There had been human roads before there were any milestones. It may be that the ancient Romans were the first to come up with a way of marking points along a road that would help cartography and navigation. Not to mention human psychology. The oldest Roman milestone was the one on Via Appia, just outside San Sebastian’s gate south of Rome. Via Appia also appears to have been the first paved Roman road, connecting Rome to Capua and then Brundisium, the present-day Brindisi on the heel of the Italian peninsula. The historical record and the archeology, frail as they may be, suggest that the Roman road had been, since the beginning, indissolubly linked to the need to mark distances, to know how far or how close a place is from one’s location.
The Roman milestones marked each mile, each milia passum, ‘a thousand paces’, or 1,476 meters. The milestone or miliarium (that of a thousand paces) took the shape of a column inscribed with the number of the mile, the distance to the Forum in Rome and information about the road. To reach a milestone was to get closer to your destination and to locate yourself on the vast surface of the earth.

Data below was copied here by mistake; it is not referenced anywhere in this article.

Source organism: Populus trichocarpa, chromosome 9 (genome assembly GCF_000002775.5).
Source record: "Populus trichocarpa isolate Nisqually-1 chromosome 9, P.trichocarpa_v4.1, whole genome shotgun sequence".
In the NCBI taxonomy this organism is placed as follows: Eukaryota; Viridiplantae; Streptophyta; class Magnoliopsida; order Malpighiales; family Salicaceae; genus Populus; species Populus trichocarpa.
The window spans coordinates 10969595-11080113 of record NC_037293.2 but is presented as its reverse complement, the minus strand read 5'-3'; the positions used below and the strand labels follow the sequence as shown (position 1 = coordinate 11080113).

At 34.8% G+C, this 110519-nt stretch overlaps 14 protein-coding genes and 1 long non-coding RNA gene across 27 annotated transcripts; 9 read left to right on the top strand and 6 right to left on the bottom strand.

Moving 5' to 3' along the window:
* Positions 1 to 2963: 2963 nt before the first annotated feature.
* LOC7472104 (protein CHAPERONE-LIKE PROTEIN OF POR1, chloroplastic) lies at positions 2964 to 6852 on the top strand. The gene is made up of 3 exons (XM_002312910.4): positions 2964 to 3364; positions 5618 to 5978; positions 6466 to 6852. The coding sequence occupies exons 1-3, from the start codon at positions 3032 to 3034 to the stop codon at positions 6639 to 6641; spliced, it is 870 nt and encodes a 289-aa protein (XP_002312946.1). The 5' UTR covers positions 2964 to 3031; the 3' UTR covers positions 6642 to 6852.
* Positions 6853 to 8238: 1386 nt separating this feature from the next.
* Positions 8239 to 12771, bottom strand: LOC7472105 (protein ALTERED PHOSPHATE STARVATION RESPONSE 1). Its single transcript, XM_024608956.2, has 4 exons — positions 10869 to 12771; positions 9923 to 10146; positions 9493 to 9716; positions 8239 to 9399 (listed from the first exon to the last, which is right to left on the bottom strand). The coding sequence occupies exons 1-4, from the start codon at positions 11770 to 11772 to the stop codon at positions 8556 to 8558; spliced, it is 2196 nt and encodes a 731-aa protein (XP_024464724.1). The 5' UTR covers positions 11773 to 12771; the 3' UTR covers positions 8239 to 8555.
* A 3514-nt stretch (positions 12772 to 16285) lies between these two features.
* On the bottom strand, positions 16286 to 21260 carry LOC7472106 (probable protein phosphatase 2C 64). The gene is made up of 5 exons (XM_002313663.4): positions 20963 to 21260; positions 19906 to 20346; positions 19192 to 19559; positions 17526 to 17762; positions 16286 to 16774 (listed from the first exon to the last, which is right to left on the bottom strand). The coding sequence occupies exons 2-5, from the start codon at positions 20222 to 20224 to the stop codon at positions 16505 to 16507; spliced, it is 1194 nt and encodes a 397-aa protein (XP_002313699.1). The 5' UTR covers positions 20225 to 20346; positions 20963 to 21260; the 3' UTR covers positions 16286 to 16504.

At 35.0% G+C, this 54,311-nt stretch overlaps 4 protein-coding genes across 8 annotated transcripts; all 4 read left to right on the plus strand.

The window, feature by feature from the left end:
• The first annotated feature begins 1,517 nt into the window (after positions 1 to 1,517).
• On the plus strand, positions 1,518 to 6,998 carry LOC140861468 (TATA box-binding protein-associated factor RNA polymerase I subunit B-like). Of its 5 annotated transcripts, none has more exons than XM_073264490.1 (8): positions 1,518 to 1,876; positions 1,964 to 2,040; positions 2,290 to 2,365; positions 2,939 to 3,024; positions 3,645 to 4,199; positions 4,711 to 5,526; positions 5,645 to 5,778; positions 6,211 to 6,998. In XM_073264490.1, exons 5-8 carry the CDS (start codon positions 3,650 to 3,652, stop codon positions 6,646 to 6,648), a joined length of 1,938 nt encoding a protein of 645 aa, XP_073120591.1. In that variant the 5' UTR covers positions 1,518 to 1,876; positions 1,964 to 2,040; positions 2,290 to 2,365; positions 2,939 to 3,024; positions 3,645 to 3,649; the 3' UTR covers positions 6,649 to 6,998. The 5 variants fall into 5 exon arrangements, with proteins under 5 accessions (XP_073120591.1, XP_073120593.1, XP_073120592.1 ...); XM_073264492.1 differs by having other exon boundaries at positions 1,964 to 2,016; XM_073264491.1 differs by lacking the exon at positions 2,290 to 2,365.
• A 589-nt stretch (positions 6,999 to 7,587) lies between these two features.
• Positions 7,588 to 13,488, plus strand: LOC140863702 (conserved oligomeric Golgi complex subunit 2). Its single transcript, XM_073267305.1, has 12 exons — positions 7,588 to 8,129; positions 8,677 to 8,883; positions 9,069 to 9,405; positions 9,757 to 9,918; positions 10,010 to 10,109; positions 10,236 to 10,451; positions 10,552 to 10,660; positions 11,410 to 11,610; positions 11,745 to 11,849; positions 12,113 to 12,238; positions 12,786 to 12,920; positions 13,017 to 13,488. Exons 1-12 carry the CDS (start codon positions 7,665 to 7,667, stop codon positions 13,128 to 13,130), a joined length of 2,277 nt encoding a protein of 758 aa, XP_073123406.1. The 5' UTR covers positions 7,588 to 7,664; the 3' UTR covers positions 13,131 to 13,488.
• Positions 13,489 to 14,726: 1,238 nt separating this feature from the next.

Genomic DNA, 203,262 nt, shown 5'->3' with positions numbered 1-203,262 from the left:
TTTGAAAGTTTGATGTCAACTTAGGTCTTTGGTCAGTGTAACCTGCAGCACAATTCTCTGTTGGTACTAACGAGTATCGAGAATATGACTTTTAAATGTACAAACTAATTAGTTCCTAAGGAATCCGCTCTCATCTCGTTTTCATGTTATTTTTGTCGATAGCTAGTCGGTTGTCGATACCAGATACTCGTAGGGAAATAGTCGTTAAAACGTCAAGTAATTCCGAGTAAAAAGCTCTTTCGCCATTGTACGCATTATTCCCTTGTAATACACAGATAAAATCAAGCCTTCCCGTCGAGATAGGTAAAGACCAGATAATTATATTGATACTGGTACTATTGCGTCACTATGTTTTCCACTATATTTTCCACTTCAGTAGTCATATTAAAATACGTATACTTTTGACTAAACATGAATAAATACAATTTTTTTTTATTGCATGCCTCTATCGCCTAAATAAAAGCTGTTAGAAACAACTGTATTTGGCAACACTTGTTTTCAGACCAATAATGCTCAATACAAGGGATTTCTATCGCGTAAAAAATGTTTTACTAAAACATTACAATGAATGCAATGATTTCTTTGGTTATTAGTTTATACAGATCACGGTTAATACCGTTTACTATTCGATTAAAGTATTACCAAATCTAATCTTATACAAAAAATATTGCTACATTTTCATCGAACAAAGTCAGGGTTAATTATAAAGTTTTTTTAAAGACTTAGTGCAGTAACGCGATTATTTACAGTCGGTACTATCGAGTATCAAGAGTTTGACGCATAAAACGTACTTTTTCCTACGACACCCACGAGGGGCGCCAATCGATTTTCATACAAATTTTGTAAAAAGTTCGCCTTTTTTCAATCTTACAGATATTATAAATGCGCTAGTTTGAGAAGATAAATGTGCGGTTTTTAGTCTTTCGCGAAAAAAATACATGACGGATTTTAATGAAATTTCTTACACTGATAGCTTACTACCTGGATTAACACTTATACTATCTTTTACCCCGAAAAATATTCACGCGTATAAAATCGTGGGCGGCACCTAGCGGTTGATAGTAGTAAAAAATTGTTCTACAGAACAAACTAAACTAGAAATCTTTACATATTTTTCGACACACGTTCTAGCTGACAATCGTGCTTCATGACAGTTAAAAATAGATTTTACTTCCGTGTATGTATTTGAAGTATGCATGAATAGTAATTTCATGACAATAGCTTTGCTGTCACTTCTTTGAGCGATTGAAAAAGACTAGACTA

What’s the point of going somewhere if you don’t know how long it is before you get there? Milestones are psychological obelisks, erected to make space bearable. The longest road seems shorter as soon as we reduce it to a number, which itself decreases as we keep walking. Are we there yet? Check the milestone.
It is no wonder that this ingenious Roman invention passed into common parlance as a metaphor for a notable stage in a process. Projects have milestones, even our lives admit of milestones, defining points on a narrative of development and growth. They bring order to an otherwise faltering itinerary. They make the surroundings look familiar and the horizon almost within reach.